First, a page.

OGC Opinion No. 08-06-08

The Office of General Counsel issued the following opinion on June 16, 2008 representing the position of the New York State Insurance Department.

Re: Life Settlements

Questions Presented:

1. Must a life insurance agent hold any other insurance license to broker a life settlement, or to offer the policy for sale in an auction?

2. What constitutes a viatical settlement?


1. No. A licensed insurance agent who facilitates the sale of a life insurance policy that does not come within the definition of a viatical settlement-such transactions commonly called life settlements- does not require any other license.

2. A viatical settlement is defined in N. Y. Ins. Law § 7801 (West 2007).


The inquiry is of a general nature, without reference to particular facts.


The inquiry does not define the term “life settlement”, or explain its use of the words. Accordingly, the analysis set forth in the opinion is general in nature, and presumes that the term “life settlement” has the meaning commonly ascribed to such term1.

According to the records of the Insurance Department, the inquirer is licensed as an insurance agent in accordance with Insurance Law § 2103(a). Insurance Law § 7802(a) requires that anyone who facilitates (or “brokers”) the sale of life insurance policies that constitute viatical settlements must be licensed by the Insurance Department as viatical settlement brokers. There is no exception for licensed life insurance agents.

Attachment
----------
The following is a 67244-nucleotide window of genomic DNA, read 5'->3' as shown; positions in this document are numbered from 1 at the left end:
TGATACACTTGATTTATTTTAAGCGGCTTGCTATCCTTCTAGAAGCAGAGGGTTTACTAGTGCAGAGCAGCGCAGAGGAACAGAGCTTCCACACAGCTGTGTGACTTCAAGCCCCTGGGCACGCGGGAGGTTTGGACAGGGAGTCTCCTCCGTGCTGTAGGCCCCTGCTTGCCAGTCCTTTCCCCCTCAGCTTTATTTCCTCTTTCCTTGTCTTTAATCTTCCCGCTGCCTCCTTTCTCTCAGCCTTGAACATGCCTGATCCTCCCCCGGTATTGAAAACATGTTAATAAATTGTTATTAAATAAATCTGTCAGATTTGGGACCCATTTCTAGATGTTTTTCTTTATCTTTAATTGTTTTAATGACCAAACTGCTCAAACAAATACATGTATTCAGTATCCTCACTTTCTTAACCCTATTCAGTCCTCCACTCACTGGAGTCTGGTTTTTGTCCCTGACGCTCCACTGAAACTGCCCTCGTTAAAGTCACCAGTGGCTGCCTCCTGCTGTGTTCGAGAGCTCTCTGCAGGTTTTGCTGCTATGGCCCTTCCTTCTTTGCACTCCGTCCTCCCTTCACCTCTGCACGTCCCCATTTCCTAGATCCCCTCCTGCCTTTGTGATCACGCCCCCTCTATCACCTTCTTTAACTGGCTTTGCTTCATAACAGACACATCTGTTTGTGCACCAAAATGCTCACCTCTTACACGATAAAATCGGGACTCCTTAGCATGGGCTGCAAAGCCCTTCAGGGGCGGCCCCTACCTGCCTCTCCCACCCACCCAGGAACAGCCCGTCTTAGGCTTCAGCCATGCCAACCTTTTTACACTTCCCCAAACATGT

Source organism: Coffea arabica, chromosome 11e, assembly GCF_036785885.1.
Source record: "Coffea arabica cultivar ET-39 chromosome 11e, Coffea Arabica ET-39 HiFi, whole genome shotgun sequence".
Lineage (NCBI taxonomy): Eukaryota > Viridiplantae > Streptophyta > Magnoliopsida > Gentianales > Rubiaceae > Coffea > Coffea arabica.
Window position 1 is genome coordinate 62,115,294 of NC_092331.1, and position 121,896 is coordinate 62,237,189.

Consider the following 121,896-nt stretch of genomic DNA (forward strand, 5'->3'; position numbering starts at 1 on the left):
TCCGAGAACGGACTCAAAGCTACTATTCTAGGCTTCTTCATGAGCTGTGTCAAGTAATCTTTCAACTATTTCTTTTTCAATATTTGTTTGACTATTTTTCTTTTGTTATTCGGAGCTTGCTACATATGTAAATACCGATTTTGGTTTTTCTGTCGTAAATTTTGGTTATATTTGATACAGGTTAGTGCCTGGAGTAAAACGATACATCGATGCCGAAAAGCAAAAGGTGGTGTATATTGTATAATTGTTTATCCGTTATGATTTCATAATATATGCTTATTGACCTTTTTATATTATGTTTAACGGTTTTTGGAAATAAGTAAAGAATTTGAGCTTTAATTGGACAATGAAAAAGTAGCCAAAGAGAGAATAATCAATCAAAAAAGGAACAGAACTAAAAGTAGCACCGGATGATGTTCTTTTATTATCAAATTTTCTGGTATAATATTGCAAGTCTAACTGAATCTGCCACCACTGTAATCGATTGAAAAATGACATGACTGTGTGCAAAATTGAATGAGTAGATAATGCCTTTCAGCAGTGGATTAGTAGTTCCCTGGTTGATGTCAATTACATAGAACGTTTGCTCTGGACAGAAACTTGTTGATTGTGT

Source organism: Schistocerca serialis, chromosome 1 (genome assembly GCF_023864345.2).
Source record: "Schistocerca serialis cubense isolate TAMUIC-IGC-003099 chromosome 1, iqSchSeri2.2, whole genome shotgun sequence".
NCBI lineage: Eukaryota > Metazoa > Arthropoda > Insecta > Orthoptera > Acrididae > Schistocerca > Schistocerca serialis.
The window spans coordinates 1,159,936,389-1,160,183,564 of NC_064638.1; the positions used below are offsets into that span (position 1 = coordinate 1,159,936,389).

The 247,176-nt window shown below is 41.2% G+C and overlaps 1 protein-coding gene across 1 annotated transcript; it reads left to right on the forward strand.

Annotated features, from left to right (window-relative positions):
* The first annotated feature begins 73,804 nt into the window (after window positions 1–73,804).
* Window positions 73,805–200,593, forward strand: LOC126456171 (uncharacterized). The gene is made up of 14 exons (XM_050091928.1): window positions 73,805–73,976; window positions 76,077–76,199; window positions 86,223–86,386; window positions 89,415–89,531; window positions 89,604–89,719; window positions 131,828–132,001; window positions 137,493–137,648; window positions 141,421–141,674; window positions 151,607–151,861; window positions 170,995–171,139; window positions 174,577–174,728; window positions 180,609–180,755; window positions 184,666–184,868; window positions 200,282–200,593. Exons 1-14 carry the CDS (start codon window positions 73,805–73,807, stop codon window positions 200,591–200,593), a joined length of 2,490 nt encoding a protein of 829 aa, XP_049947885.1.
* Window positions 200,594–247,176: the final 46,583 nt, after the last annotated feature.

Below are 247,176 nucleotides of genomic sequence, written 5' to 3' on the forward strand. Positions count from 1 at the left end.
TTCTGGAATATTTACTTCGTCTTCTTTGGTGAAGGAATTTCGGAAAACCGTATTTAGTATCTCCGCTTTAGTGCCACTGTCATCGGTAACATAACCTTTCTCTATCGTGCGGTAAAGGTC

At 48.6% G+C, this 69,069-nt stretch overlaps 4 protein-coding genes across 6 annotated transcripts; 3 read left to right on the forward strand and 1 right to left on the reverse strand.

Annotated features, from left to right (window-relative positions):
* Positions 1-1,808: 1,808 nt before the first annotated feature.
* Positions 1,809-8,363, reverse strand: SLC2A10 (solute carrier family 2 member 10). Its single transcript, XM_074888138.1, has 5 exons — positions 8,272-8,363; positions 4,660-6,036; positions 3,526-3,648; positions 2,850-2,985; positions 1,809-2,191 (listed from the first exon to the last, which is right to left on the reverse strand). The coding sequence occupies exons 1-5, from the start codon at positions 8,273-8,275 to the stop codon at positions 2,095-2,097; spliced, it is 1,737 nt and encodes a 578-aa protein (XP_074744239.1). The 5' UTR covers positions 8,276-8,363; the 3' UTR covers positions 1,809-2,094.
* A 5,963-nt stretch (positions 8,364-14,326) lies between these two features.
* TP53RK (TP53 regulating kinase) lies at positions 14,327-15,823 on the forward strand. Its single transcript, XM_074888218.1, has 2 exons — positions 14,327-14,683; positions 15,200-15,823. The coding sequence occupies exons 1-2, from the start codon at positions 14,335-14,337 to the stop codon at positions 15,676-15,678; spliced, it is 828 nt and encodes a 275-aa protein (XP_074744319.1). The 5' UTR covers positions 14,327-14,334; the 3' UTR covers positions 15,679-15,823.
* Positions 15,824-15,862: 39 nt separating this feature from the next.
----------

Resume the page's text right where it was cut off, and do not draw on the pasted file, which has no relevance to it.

Insurance Law § 7801(c) defines a viatical settlement as an agreement between a viator and a viatical settlement company to sell a life insurance policy. Insurance Law § 7801(b) defines a “viator” as follows:

"Viator" means the owner of a life insurance policy insuring the life of a person who has a catastrophic or life threatening illness or condition, who enters into an agreement under which the viatical settlement company will pay compensation or anything of value, which compensation or value is less than the expected death benefit of the insurance policy, in return for the viator's assignment, transfer, sale, devise or bequest of the death benefit or ownership of the insurance policy to the viatical settlement company. Viator may also include a person insured under a group life insurance policy who is not prohibited from assigning his or her rights or benefits and who assigns those rights or benefits by a viatical settlement

If the policy being sold does not constitute a viatical settlement, then under present law, the broker need not have a license to act as a viatical settlement broker. However, the Insurance Department has proposed legislation this legislative session (see Senate Bill 7356 (Sen. Seward)) and Assembly Bill 10401 Assemblyman Morelle)) that aims to regulate all life settlements.

For further information you may contact Principal Attorney Alan Rachlin at the New York City Office.

1 A “life settlement” is generally considered to be the sale of a life insurance policy by an individual who is not suffering from a terminal illness.